Business secretary Greg Clark commits government to continued push for Bombardier tariffs removal

 
Jasper Jolly
Conservative Party Autumn Conference 2015 - Day 2
Business secretary Greg Clark said government "will not rest" until Bombardier tariffs are removed (Source: Getty)

Business secretary Greg Clark today tried to ratchet up pressure on Boeing to drop a complaint against rival aerospace manufacturer Bombardier which threatens thousands of jobs in Belfast.

Speaking today in the House of Commons, Clark said the government will continue in its efforts to pressure the US to drop punitive sanctions against Bombardier.

The US government increased tariffs on Bombardier products by 220 per cent after US firm Boeing complained it had received state subsidies from both Canada and the UK.

Read more: Bombardier slapped with greater US tariffs amid protectionist concerns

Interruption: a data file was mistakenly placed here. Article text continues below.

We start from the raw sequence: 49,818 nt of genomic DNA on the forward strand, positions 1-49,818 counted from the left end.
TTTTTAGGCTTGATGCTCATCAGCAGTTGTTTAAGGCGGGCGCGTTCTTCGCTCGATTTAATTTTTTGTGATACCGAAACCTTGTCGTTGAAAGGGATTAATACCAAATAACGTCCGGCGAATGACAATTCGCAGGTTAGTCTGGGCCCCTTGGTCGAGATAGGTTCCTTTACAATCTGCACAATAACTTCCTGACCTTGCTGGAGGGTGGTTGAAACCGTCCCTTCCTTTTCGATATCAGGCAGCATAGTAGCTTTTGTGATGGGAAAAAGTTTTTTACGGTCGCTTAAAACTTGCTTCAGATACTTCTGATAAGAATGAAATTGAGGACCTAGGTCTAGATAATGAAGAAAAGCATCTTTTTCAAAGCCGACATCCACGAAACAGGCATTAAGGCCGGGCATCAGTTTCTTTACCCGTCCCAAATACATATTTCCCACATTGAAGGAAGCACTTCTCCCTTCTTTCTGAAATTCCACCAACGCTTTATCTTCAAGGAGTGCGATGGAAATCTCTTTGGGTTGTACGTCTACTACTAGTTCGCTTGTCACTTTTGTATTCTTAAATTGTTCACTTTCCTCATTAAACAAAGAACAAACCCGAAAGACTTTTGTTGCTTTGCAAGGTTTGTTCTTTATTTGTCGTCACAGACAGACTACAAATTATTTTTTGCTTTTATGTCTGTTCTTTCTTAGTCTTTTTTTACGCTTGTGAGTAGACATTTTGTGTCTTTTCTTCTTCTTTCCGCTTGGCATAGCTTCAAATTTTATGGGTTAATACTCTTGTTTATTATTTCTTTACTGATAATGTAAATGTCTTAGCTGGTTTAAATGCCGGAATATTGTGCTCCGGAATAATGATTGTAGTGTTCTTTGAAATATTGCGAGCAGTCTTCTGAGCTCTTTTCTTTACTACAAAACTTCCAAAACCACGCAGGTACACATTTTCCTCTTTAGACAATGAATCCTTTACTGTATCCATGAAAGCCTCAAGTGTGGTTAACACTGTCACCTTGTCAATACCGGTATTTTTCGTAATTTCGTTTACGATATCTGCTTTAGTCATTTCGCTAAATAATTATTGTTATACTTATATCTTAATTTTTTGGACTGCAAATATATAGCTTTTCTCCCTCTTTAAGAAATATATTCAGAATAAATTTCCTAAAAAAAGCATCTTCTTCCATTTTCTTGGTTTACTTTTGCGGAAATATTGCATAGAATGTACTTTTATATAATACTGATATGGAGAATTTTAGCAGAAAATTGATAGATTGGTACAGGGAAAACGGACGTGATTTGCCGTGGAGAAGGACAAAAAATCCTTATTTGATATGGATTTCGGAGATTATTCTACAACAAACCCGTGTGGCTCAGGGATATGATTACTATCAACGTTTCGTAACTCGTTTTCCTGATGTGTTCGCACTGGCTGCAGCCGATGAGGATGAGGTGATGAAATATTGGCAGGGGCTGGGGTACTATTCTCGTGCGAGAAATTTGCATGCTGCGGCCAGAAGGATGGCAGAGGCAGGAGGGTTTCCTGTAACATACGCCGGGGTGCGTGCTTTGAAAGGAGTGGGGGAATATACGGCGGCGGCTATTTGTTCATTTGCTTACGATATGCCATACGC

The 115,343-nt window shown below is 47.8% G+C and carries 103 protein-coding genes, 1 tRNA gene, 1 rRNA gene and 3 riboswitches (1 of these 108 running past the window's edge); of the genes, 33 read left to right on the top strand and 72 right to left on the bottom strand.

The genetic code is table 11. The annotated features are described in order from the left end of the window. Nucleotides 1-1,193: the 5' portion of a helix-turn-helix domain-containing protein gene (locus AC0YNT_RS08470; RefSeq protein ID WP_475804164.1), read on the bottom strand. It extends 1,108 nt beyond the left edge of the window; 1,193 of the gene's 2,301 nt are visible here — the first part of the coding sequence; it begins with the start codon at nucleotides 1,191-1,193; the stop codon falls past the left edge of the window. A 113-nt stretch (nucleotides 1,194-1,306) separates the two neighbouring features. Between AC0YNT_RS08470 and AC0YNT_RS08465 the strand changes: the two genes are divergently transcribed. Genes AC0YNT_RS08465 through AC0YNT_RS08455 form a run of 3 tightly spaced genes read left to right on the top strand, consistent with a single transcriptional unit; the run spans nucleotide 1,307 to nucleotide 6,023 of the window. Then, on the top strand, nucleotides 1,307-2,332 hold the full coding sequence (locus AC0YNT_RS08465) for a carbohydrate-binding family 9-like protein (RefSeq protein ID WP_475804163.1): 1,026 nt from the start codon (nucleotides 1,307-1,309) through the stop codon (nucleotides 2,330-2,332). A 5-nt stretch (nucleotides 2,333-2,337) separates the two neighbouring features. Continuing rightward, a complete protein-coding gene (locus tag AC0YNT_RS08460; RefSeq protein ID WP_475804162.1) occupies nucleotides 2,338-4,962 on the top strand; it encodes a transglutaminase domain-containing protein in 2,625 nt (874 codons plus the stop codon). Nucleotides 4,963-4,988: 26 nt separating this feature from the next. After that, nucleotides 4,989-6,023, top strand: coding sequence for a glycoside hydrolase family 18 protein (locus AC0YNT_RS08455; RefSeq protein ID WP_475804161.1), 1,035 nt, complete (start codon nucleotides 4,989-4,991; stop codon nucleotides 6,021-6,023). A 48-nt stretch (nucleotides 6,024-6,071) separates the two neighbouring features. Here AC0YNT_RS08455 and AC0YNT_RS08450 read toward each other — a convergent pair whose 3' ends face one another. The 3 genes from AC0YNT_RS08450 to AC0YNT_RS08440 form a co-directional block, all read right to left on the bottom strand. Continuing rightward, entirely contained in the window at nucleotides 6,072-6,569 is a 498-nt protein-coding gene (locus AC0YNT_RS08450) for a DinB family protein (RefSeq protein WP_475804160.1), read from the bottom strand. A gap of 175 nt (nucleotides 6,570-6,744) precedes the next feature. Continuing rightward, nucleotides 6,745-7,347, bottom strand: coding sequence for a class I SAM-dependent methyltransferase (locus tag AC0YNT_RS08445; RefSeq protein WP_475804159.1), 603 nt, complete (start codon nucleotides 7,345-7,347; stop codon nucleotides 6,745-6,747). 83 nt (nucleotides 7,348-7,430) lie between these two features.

Neither the UK nor the Canadian government “will rest until this groundless action is ended”, Clark said.

Clark said: “We consider this action by Boeing to be totally unjustified to be unwarranted and incompatible with the conduct that we would expect of a company with a long-term business relationship with the United Kingdom.”

Clark has previously travelled to Chicago to speak directly to the chairman and chief executive of Boeing, asking them to withdraw their complaint.

Some 4,200 workers are employed by Bombardier in Belfast, with around a quarter of those jobs dependent on the C Series wings in questions.

Read more: Trade committee chair seeks answers over Bombardier tariff row

The tariffs will have “catastrophic implications” for workers in Belfast, said Labour MP Rebecca Long Bailey, describing the UK government response as inadequate.

Clark described the US government decision to impose the tariffs as “bitterly disappointing”, adding that he will continue to pressure US counterparts as well as the bosses of Boeing.

The decision to punish Bombardier was a blow to government, who are aiming to strike a trade deal with the US to boost trade after Brexit.

Read more: Theresa May warns Boeing over undermining its relationship with Britain

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